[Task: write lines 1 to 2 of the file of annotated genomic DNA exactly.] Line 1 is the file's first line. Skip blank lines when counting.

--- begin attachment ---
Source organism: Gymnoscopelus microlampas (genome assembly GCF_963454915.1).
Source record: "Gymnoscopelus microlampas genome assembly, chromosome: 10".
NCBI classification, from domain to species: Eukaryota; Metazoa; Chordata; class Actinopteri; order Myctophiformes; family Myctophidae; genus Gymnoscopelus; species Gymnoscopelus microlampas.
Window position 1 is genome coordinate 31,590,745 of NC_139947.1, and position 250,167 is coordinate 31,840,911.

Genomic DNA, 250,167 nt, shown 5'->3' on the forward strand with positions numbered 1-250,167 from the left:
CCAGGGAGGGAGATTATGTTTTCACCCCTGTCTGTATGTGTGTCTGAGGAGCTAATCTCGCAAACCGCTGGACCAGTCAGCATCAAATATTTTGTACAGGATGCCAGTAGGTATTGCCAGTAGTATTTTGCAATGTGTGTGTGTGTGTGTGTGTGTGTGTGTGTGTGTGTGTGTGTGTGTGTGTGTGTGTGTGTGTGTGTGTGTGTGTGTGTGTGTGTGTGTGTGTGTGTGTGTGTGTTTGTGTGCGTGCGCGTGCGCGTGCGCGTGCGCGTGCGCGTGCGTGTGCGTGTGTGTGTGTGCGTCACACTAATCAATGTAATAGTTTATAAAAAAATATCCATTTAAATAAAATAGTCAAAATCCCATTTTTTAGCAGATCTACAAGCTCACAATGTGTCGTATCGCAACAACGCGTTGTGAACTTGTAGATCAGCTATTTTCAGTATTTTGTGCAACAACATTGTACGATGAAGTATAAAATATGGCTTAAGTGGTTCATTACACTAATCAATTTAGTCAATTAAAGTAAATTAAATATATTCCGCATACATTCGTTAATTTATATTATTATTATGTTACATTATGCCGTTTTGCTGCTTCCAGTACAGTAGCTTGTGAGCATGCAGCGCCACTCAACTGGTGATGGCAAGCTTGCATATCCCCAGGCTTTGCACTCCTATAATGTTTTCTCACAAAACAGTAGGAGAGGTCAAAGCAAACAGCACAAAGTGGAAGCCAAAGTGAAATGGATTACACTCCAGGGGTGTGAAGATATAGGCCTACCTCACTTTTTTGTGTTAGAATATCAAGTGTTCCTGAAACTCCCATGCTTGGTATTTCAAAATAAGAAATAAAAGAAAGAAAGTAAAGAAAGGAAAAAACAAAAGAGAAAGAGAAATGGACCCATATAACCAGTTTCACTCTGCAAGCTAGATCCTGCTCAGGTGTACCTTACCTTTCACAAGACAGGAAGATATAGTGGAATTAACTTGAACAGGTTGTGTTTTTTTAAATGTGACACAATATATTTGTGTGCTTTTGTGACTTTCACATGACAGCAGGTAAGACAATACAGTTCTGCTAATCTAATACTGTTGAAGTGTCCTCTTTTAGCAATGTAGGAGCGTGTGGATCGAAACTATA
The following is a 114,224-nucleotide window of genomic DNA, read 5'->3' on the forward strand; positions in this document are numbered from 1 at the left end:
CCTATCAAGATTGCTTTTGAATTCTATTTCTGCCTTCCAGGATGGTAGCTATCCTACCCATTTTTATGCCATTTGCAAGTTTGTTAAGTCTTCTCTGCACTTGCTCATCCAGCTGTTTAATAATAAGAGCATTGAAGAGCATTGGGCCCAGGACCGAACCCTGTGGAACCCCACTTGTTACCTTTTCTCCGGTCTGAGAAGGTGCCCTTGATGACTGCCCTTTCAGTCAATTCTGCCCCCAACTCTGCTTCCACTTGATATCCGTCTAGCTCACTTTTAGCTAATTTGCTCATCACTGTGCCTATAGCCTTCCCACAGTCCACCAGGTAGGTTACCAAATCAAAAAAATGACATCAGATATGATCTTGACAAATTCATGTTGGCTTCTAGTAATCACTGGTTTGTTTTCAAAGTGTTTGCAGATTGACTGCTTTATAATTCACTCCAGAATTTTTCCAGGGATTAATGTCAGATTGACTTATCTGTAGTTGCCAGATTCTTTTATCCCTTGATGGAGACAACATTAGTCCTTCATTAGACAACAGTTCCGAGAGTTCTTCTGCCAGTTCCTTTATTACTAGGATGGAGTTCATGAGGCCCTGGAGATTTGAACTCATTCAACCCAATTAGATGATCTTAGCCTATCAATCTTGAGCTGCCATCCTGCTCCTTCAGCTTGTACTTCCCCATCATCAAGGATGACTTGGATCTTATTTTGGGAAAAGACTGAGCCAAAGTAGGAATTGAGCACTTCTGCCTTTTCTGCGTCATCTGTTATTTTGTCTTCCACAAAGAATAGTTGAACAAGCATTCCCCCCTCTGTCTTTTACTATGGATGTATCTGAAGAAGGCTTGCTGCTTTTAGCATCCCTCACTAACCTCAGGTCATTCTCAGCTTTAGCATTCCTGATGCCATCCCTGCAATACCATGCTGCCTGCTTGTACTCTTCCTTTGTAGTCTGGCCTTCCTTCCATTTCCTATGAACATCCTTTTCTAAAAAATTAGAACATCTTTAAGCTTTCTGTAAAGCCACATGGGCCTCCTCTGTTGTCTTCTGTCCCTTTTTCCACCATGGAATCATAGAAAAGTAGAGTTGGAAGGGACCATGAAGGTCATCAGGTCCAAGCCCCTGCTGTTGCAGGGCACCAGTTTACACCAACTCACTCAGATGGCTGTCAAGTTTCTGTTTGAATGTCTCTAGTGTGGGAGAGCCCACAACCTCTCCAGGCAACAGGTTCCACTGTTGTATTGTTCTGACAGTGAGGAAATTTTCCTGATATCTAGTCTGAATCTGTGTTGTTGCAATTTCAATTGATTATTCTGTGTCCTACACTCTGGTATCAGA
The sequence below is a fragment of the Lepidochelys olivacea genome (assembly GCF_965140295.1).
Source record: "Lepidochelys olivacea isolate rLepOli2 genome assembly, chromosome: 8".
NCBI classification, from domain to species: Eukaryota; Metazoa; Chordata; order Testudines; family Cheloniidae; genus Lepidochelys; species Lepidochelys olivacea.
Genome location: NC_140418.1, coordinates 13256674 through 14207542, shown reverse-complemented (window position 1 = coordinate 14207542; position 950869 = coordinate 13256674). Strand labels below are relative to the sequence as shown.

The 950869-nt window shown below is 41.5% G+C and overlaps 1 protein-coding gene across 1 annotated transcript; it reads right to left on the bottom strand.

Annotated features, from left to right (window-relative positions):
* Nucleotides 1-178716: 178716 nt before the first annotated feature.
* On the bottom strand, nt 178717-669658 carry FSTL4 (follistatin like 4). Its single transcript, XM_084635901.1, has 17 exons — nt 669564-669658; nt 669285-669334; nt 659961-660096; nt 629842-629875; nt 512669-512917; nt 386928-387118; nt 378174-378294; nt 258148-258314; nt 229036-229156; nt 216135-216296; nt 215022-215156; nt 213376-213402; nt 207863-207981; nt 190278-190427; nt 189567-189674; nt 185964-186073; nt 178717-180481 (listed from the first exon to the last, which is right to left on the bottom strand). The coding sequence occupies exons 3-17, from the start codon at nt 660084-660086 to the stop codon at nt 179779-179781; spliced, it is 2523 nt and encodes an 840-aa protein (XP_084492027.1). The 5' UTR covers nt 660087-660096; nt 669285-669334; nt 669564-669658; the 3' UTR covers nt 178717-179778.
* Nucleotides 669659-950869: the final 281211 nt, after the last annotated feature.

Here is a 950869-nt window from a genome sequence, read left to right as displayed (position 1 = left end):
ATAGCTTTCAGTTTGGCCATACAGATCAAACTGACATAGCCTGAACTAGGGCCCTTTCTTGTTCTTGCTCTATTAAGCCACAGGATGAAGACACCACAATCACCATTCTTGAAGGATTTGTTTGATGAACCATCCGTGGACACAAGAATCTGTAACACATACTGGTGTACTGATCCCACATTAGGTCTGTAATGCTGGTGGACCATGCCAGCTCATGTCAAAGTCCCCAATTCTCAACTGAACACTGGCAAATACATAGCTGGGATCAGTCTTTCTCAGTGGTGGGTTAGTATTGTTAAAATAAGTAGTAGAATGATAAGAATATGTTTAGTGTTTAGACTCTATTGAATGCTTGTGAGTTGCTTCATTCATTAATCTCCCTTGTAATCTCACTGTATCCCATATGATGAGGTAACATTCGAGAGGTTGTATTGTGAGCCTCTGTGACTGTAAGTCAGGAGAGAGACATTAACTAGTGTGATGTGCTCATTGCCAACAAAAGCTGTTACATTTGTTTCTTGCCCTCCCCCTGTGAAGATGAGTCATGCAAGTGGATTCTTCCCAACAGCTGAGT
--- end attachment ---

Source organism: Gymnoscopelus microlampas (genome assembly GCF_963454915.1).
Source record: "Gymnoscopelus microlampas genome assembly, chromosome: 10".